The biggest one day fall in the history of the Dow Jones has sent shockwaves through world stock markets.
When Wall Street sneezes, everyone catches a cold, or so the saying goes and that has certainly played out so far.
The FTSE 100 index of leading shares fell 159 points, or 2.2% at the open, to 7,109, the day after the Dow Jones index fell 1,175 points; its biggest one-day points fall in history. The broader S&P 500 fell 4.1%.
Elsewhere the situation was similar. In Asia, Japan's Nikkei 225 closed 4.7% lower and Hong Kong's Hang Seng was down 5.1%. While closer to home, Germany's DAX 30 opened 2.9% lower and France's CAC 40 slumped 2.8%.
The sharp fall in the US markets have undoubtedly sent shockwaves around the investment world, but what exactly has triggered this global meltdown?
Most likely and somewhat ironically, it would seem there’s a sense that we’ve had it too good for too long. The catalyst was Friday’s US jobs figures, which showed wages growing faster than expected. This raised the possibility of higher US inflation and interest rates on safe assets, which by default suggests less value in risky ones.
The question is whether the economic outlook in the US and around the world has really changed, and enough to justify weaker financial prices. Or whether the correction has come about because of good old market sentiment - the feeling, this time around, that prices have got too high.
On the face of it the FTSE 100 does appear to have been on a seemingly unstoppable upward trajectory - and often in the face of anticipated falls. So much so, that we haven’t witnessed a fall of more than 3% for 15 months.
Over in the US the Dow has experienced an even more bullish run. Not content with ending 2017 25% higher overall, it was back up to a new record high just 12 days ago, after the latest round of corporate earnings.
Experience suggests that the bull run has to come to an end at some point. The good times have run for long now that the feeling is that prices were getting over-heated and it’s almost as though the pressure of ‘will they, won’t they’ have got too much and the bubble has been - possibly - forcibly burst.
What great investors know and the rest of us have to remember is that volatility is part and parcel of investing. Markets rise and they fall. That’s the norm. The ups and downs that take place are the price we pay for the out-performance we’re all looking for.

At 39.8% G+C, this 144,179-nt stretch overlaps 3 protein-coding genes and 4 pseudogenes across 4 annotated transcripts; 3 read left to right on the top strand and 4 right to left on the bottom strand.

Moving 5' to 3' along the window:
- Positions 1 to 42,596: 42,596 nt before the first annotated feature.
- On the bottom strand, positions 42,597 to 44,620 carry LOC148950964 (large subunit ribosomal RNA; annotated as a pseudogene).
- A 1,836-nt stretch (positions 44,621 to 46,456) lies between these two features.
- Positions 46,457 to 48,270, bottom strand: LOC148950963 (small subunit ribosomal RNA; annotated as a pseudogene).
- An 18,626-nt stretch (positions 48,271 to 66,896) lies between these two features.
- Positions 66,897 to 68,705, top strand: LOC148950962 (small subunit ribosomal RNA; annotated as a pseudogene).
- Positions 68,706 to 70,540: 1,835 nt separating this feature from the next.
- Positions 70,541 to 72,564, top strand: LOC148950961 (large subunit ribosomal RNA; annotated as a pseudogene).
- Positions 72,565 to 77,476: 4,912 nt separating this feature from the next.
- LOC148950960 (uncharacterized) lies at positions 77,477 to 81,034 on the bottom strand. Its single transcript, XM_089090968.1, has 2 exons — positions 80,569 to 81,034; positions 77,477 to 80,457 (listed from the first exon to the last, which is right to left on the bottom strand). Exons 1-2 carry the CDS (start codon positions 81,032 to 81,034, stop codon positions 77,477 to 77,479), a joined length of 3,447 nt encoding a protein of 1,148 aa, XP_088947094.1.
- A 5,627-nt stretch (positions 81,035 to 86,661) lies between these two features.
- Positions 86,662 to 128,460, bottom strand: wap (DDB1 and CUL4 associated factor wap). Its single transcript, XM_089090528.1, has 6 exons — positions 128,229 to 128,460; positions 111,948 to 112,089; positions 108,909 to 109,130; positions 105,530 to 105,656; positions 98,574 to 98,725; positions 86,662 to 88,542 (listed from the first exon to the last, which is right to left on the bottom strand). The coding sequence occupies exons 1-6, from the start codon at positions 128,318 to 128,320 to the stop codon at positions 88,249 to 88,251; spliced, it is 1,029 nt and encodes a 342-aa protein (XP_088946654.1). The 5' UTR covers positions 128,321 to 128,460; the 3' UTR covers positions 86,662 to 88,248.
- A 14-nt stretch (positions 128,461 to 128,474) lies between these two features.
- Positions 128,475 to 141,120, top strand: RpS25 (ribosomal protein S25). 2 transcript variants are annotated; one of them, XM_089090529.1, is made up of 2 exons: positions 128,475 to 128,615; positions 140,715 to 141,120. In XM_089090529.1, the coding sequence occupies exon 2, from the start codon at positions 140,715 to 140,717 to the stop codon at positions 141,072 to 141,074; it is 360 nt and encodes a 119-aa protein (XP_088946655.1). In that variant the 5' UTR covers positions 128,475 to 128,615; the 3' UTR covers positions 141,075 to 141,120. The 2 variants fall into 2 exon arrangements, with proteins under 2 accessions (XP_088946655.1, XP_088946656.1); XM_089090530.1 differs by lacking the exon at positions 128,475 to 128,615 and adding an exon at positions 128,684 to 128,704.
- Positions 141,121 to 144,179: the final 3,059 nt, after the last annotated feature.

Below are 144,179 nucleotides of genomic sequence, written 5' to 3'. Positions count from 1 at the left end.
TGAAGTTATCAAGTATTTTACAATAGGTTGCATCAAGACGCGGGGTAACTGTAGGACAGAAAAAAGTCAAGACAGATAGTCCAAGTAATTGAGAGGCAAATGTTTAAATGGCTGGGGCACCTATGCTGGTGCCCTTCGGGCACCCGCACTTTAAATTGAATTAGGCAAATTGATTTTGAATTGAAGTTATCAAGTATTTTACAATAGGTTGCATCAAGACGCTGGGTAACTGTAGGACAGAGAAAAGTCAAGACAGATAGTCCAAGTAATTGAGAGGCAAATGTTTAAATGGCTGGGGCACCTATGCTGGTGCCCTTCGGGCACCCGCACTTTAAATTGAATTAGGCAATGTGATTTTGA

And, looking at this from another perspective, you could argue that the dramatic falls we are experiencing today are no more dramatic than the record rises we have seen since the end of November. It’s just that the pain of losing that causes investors to panic and sell, is even more pronounced and certainly more instinctive than the greed that drives people to invest in things they really shouldn’t bother with.
Now is the time to hold your nerve. And stay invested.
Timing the markets and second-guessing the best time to buy and sell is a fool’s game. Experience shows time and again that the tenets of successful investing remain the same - whether markets are heading up or down at any one time.
1. Remain invested
Investors who remain invested tend to benefit from the long-term upward trend.
2. Seize opportunity
Corrections and even market falls provide opportunities.
3. Keep going
Drip-feeding money into the market on a regular basis takes away the stress of worrying about whether to wait and buy later or whether to buy more now when prices look cheap.
4. Show your mettle
As Peter Lynch, the former Fidelity investment guru, put it: “Everyone has the brainpower to make money in stocks. Not everyone has the stomach. If you are susceptible to selling everything in a panic, you ought to avoid stocks and mutual funds altogether.”
Warren Buffett takes just as forthright a view. He once said: “Unless you can watch your stock holding decline by 50% without becoming panic-stricken, you should not be in the stock market.”
5. Focus on the future
Just as today we’ve seen falls tomorrow (metaphorically-speaking) we’ll see the bulls back out.
The value of investments and the income from them can go down as well as up, so you may not get back what you invest. This information does not constitute investment advice and should not be used as the basis for any investment decision nor should it be treated as a recommendation for any investment. Investors should also note that the views expressed may no longer be current and may have already been acted upon by Fidelity. Fidelity Personal Investing does not give personal recommendations. If you are unsure about the suitability of an investment, you should speak to an authorised financial adviser.